All these events are reflected in the flag of Chicago.


The most famous son of Illinois is Abraham Lincoln. The above is the deathbed of the president after he was fatally shot in Washington DC. Suanne and I visited the Ford Theatre and The House Where Lincoln Died just a couple of years ago.

The deathbed in the house where Abraham Lincoln died is just a replica. The real deathbed had been shipped to Chicago and the one above in the Chicago History Museum is the actual bed.


OK, let’s talk about food. Chicago food.

Other than the deep dish pizza, the Chicago Hot Dog is what the city is famous for. I first had the Chicago Style Hot Dog in the early days of chowtimes. It is in fact one of the first few posts I had written.


One thing that defines the Chicago Style Hot Dog is the absence of … (more…)

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Chicago: Can’t Decide What To Do!

It was day 3 in Chicago. The last day before I return home.

I had done all the important sights on the first two days that I don’t have a clear plan of what to do. So if it means criss-crossing the city to cover the places that I had not visited before, so be it.


I went back to the same Corner Bakery Cafe for breakfast simply because they had free wifi. The poster of the Berry Almond Swiss looked so good.

So I ordered that. It did not at all look anything like what is in the poster. The mushy oatmeal stuff at the bottom … I hate mushy stuff like that, especially the ones in the color.

But actually it tasted a lot better than it looked.


The sweet crisp or whatever you call it was a great addition to the oatmeal.


The price is not bad too.


I hopped on to the trolleys for a ride to the first destination of the day.


The trolleys are nice. There are no windows; so you can stick your face out to catch the breeze. For me, being able to rest the elbow on the window sill and smelling the fresh air outside is just great. The sun was out. So it felt like being ferried around in a convertible. This is what a convertible will look like when it grows up to be a bus.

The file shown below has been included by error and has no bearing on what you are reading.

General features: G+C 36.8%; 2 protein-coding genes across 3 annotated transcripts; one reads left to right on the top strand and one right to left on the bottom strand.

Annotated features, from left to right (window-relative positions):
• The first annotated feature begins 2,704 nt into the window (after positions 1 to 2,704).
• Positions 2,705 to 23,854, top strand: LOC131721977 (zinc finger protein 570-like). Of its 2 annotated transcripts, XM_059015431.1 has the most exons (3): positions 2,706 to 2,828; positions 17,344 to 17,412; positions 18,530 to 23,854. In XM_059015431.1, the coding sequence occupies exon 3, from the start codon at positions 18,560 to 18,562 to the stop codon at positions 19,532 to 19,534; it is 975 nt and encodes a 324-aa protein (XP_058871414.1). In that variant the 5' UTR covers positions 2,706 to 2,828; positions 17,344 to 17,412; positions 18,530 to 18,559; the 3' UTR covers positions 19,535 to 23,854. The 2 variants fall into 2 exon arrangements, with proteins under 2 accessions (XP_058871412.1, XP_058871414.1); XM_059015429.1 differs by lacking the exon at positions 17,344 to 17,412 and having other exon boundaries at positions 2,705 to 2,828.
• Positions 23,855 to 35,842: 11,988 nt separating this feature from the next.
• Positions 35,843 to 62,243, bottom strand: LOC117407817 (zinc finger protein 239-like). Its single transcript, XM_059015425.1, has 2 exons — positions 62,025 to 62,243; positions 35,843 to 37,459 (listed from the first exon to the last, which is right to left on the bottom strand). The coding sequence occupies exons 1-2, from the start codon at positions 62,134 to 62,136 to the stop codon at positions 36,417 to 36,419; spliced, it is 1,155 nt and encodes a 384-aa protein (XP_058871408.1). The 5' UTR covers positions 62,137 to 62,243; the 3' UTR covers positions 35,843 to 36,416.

The best thing about the trolleys? It’s free! There are designated stops it will make and runs every 20 minutes.


First stop was the Gold Star Families Memorial and Park. There was not a lot to see there. The guidebook alluded that this is a must see place.


It is a memorial built to honor the officers who were killed on duty. The whole design meant something which I forgot. With a straight line with meandering paths criss crossing it, it is supposed to mean something. I forgot what it is.


At the end of it is the wall with cascading water. I headed back after a few pictures.


I wanted to go to the Field Museum of Natural History. I … (more…)

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Chicago: Museum of Science and Industry

There are some sights that will take just an hour and there are some that takes a few hours to cover properly. It is the big museums that is more time consuming. So I normally would put in one such long visits for each day. For the second day, I decided to take the long journey from downtown Chicago to the outskirts of Chicago.

I remember taking a train ride heading south and then I had to stop at a station to hop onto a bus eastward to the Museum of Science and Industry. Along the train ride, I came across Chinatown. I wanted to get off and check it out but decided otherwise as I did not have much time. A lot of people got off the train at the Chinatown stop. And then the train was empty.

I was outside the safe confines of Chicago downtown. Sorry to say this but I was really worried about my safety on the bus. I recall reading a hotel review around this area that the guests were mugged outside the hotel and that the hotel advises their guests to take a cab. And so when I got on the packed bus and as it traveled to its destination, I can see the not-so-pretty side of Chicago. I double checked to see if I got on the right bus, lest I end up in a place I don’t want to be in. [Chicagoans, please don’t hate me for saying these things but I really felt I was sticking out like a sore thumb on the bus].